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How to calculate derivative of $ \cos ax$? Do I need any formula for $ \cos ax$?

The answer in my exercise book says it is $-a \sin ax$. But I don't know how to come to this result. Could you maybe explain it to me?

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Have you learned the Chain Rule? –  Amzoti Jan 20 '13 at 19:48

2 Answers 2

up vote 1 down vote accepted

Hint: Apply the Chain Rule with $u=nx$.

Solution:

We have: $$ u = nx $$ Applying the chain rule: $$ \frac{\mathrm dy}{\mathrm dx} = \frac{\mathrm dy}{\mathrm du} \cdot \frac{\mathrm du}{\mathrm dx} $$

It is clear that $u' = n$. We now have: $$ \left(\frac{\mathrm d}{\mathrm du} \cos u\right) \cdot n $$ $$ -n \sin u $$

Substituting back $u = nx$:

$$ -n \sin nx $$

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As @Amzoti and @George noted, you can use the Chain rule. If $f(u)=y$ and $u=g(x)$ then: $$\frac{dy}{dx}=\frac{dy}{du}\times\frac{du}{dx}$$, so in your problem we have : $$(\cos nx)'=\frac{d(\cos(u))}{du}\times\frac{du}{dx}=-\sin(u)\times n$$ This is what you are supposed to get during another answer. What I want to add you here is that, you should always care about the variable and about the constants. For example if you want the derivative of $\cos nx$ such that $n$ is variable and $x$ is constant then we will have : $$(\cos nx)'=\frac{d(\cos(u))}{du}\times\frac{du}{dx}=-\sin(u)\times x=-\sin(nx)\times x$$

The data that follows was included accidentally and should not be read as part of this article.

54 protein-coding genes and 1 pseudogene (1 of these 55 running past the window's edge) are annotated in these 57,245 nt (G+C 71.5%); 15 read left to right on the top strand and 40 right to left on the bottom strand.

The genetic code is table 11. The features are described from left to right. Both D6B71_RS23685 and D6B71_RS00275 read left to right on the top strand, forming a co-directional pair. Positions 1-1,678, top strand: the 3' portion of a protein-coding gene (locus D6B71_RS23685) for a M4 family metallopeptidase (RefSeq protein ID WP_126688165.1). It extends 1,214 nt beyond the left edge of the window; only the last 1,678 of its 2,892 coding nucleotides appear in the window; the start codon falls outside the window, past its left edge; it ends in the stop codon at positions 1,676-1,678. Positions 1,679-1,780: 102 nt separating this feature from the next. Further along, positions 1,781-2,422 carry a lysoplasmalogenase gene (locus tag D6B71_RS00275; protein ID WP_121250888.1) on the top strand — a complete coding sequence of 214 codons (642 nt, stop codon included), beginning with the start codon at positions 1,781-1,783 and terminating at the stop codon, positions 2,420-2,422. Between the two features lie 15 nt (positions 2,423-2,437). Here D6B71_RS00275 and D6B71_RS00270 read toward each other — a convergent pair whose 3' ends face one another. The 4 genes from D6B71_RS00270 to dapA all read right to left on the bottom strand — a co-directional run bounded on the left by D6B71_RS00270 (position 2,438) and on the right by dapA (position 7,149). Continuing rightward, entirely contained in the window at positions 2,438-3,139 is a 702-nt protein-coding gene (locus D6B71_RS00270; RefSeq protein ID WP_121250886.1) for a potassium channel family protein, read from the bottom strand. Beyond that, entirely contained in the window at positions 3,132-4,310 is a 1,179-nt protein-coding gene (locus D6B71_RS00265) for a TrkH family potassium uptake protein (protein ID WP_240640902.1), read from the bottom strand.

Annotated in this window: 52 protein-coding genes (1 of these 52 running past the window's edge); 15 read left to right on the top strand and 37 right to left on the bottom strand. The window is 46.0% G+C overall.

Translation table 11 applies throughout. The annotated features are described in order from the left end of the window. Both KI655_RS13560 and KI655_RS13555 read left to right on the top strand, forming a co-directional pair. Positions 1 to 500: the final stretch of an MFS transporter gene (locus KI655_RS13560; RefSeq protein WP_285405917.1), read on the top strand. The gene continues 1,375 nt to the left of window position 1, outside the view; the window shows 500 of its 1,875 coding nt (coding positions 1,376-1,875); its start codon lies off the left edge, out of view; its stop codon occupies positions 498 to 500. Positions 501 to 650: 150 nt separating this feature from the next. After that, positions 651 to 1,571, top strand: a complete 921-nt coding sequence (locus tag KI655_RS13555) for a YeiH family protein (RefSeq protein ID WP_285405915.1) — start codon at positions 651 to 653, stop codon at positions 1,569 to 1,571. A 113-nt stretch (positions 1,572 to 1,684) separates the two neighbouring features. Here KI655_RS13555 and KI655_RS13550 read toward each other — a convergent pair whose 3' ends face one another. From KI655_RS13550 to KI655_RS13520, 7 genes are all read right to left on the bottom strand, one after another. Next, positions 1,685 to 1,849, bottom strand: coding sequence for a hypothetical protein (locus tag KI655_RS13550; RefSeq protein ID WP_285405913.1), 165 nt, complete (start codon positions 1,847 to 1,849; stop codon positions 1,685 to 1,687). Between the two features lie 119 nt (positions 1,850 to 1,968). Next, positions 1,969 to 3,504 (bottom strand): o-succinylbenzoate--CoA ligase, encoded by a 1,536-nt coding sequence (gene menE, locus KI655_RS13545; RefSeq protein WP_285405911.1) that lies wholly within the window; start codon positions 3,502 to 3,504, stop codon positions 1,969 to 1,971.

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Nice point, Babak! –  amWhy Jan 20 '13 at 20:05
    
@amWhy: Thanks for your kind words. ;-) –  Babak S. Jan 20 '13 at 20:07

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